I like knowing stuff. I kind of make it my job to know stuff, I mean we all do in a way, that is why people pay us, to know stuff; but I take it to the extreme. I read a lot; magazines, books, blogs, sites, whatever, just reading… My dad used to tell me that I was loaded with knowledge about minutia, but even that pays off. Today there is more information being created on a daily basis than ever before, the only real issue is how do we digest it and keep it on hand so that we can retrieve it when we need it. Actually, most of the time I need information that I might not even know I have on hand in the first place.
So I was thinking about Knowledge Management this morning, and how it is changing rapidly. For instance, everyone thinks about Google as a search engine, but it is more than that; Google is also mapping knowledge at an incredible speed. Every day Google News reads, indexes and associates information from around the world via news agencies, magazines and blogs. Granted, I can make a pretty decent personalized front page with iGoogle, but it would not be too taxing on the system for Google to give me more information on the search engine if there is timely or important information on the News side about a particular keyword or phrase. You might wonder how Google would determine the importance of something, but that is in essence what Google already does, determine the importance of information by the number of people who are either searching for it or visiting sites about it or where it comes from.
I think DayLife is ahead of the curve on this one, which means someone like Google might try to buy them. They have done a lot of work to get DayLife.com to where it is approaching what a really smart assistant could do for you, given that he never slept. If you are looking for information and the links that connects it all something tangible, then DayLife offers something that approximates that for you.
On the personal information front I have been using Xobni for about three months now, and I am not sure how I used Outlook before it. It has added a lot of value to my Outlook experience; threaded emails, a very accurate search mechanism, analytics that shows me very powerful information that beforehand I had to guess about, and most importantly Xobni shows me all of the attachments I have ever sent and received from someone. But I am still looking for more.
ClearContext‘s Information Management System, which I have not actually played with yet, purports to be closer to what I would like to see from Outlook. I did watch the Flash demo they have on the site and I am going to look into getting a copy to see how it might change the enterprise at my office. ClearContext’s IMS solution is to wrap Outlook in a suite that automates many of the things we already do all day long. If you have some very important client, IMS learns that and displays emails from them with importance. If you decided to check out of a conversation that no longer needs your attention, IMS stops putting them in the inbox. Get an email that needs to be a task, click a button and voilà, it’s a task.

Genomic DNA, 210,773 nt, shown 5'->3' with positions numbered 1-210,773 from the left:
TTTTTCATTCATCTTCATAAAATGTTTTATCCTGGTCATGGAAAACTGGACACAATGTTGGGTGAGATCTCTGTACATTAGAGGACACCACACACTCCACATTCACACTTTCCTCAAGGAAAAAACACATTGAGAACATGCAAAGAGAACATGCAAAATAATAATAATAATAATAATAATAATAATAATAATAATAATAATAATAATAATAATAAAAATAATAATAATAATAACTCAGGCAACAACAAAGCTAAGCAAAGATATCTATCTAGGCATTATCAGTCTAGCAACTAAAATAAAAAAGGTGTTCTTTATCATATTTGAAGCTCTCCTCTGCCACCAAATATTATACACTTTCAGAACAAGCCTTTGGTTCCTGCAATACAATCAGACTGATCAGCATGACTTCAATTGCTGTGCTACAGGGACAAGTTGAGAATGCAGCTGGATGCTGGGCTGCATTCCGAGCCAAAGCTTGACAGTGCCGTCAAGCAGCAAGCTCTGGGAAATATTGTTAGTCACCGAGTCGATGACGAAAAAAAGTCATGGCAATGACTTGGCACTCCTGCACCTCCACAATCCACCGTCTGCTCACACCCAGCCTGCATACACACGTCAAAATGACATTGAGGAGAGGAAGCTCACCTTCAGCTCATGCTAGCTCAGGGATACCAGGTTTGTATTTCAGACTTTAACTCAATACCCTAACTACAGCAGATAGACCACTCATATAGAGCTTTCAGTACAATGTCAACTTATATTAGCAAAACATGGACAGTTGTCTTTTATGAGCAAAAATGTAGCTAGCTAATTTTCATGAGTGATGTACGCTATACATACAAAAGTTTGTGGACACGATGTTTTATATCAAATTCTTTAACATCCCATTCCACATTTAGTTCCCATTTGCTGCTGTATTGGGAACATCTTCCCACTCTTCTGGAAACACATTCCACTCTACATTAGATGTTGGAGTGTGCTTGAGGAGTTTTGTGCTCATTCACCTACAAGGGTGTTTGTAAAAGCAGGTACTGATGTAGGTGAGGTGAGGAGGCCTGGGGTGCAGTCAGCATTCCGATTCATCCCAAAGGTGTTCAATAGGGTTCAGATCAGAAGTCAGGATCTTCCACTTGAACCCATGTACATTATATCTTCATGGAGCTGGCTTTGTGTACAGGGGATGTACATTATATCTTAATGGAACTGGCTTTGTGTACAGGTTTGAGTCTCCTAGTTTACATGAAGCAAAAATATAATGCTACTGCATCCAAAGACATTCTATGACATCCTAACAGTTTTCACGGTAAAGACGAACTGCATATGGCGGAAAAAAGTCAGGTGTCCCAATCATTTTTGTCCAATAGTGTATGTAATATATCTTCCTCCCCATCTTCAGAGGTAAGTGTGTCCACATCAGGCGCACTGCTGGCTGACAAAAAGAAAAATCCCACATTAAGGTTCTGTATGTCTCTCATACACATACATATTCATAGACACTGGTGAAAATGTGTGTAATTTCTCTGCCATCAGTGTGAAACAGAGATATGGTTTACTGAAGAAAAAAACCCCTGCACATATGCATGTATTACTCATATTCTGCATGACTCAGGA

So ClearContext and Xobni are doing good things with my Outlook email, but I want to have all of my information in one place, no matter where it is generated; web, email, office documents or photos I send myself. Evernote is showing an awful lot of promise for that. I can clip any document I want, email myself information, take a picture of a book in the store and have it in my Evernote notebook, indexed and searchable. I have snapped pictures with my Blackberry, emailed the pic to my personalized Evernote email account and then searched for words in that picture and found them right away. That is cool.
This is a list of what Evernote does (I grabbed it from the website):
- Type notes, to-dos, brainstorms, and reminders
- Snap photos of anything from whiteboards to wine labels then email or sync them
- Clip web pages and have them stored and accessible in their entirety, even offline
- Write handwritten notes using digital ink or take snapshots of regular ink notes
- Record audio clips and memos to listen to later
- Email or MMS notes from your cell phone to your personalized Evernote address
I have done all of these things and I was happily surprised to find Evernote is very fast and accurate. I took a picture of a magazine article about Intranets, sent it to my Evernote account and then re-synced my Mac client. Seconds later I could read or search the article, that was nice.
I have been more impressed with the feel on the Mac version from the UI perspective, but the Windows version is does all of it as well. If Evernote could tie into my Gmail accounts, if it could access my Outlook real-time like Xobni does, if it could grab an audio or video stream and index the audio real-time; just imagine the power you would have at your finger tips. The fact that Evernote has clients for Windows, Mac and web makes it even more powerful. The mobile version isn’t what I want yet, but given time and more WiMax, it might be my new best friend.
Before I let you go, let me share some information I found on the web at Metrics2.com:
- Most companies spend 90% of time in gathering data, and only 10% analyzing it. Research shows that many organizations lack coherent systems for managing information.
- Middle managers spend up to 2 hours a day searching for information to do their jobs, and more than 50% of the information they obtain has no value to them, according to results of a recent Accenture survey of 1,009 managers in the U.S. and Britain.
As we move deeper into the WiMax age of untethered Internet access, we will see knowledge management tools jump off the desktop and into our hands. As these tools grow up around us the scene will change, and the need for sitting at the desk to understand what our business is doing will evaporate around us.
I, for one, welcome our new Data Overlords.